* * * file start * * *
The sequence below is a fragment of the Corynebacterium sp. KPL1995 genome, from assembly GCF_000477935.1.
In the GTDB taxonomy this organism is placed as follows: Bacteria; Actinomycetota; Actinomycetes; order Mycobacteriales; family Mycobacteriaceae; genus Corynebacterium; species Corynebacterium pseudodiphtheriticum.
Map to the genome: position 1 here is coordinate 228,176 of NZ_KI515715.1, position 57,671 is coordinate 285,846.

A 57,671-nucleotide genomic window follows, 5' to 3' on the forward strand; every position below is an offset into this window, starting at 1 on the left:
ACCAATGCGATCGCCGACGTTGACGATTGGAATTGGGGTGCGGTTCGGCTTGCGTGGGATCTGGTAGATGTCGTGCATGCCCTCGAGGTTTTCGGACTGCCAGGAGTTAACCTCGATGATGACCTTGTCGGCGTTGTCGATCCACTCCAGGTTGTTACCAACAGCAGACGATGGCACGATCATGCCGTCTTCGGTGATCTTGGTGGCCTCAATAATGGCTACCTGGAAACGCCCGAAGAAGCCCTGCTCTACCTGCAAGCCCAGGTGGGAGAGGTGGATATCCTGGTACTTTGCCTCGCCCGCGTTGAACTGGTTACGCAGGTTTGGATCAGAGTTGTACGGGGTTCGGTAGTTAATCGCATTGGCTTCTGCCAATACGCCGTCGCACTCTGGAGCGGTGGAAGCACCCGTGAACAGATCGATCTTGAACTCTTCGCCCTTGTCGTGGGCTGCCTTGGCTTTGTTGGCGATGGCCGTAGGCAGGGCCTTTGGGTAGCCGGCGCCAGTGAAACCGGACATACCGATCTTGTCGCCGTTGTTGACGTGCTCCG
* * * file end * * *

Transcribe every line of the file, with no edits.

The sequence below is a fragment of the Corynebacterium sp. KPL1995 genome, from assembly GCF_000477935.1.
In the GTDB taxonomy this organism is placed as follows: Bacteria; Actinomycetota; Actinomycetes; order Mycobacteriales; family Mycobacteriaceae; genus Corynebacterium; species Corynebacterium pseudodiphtheriticum.
Map to the genome: position 1 here is coordinate 228,176 of NZ_KI515715.1, position 57,671 is coordinate 285,846.

A 57,671-nucleotide genomic window follows, 5' to 3' on the forward strand; every position below is an offset into this window, starting at 1 on the left:
ACCAATGCGATCGCCGACGTTGACGATTGGAATTGGGGTGCGGTTCGGCTTGCGTGGGATCTGGTAGATGTCGTGCATGCCCTCGAGGTTTTCGGACTGCCAGGAGTTAACCTCGATGATGACCTTGTCGGCGTTGTCGATCCACTCCAGGTTGTTACCAACAGCAGACGATGGCACGATCATGCCGTCTTCGGTGATCTTGGTGGCCTCAATAATGGCTACCTGGAAACGCCCGAAGAAGCCCTGCTCTACCTGCAAGCCCAGGTGGGAGAGGTGGATATCCTGGTACTTTGCCTCGCCCGCGTTGAACTGGTTACGCAGGTTTGGATCAGAGTTGTACGGGGTTCGGTAGTTAATCGCATTGGCTTCTGCCAATACGCCGTCGCACTCTGGAGCGGTGGAAGCACCCGTGAACAGATCGATCTTGAACTCTTCGCCCTTGTCGTGGGCTGCCTTGGCTTTGTTGGCGATGGCCGTAGGCAGGGCCTTTGGGTAGCCGGCGCCAGTGAAACCGGACATACCGATCTTGTCGCCGTTGTTGACGTGCTCCG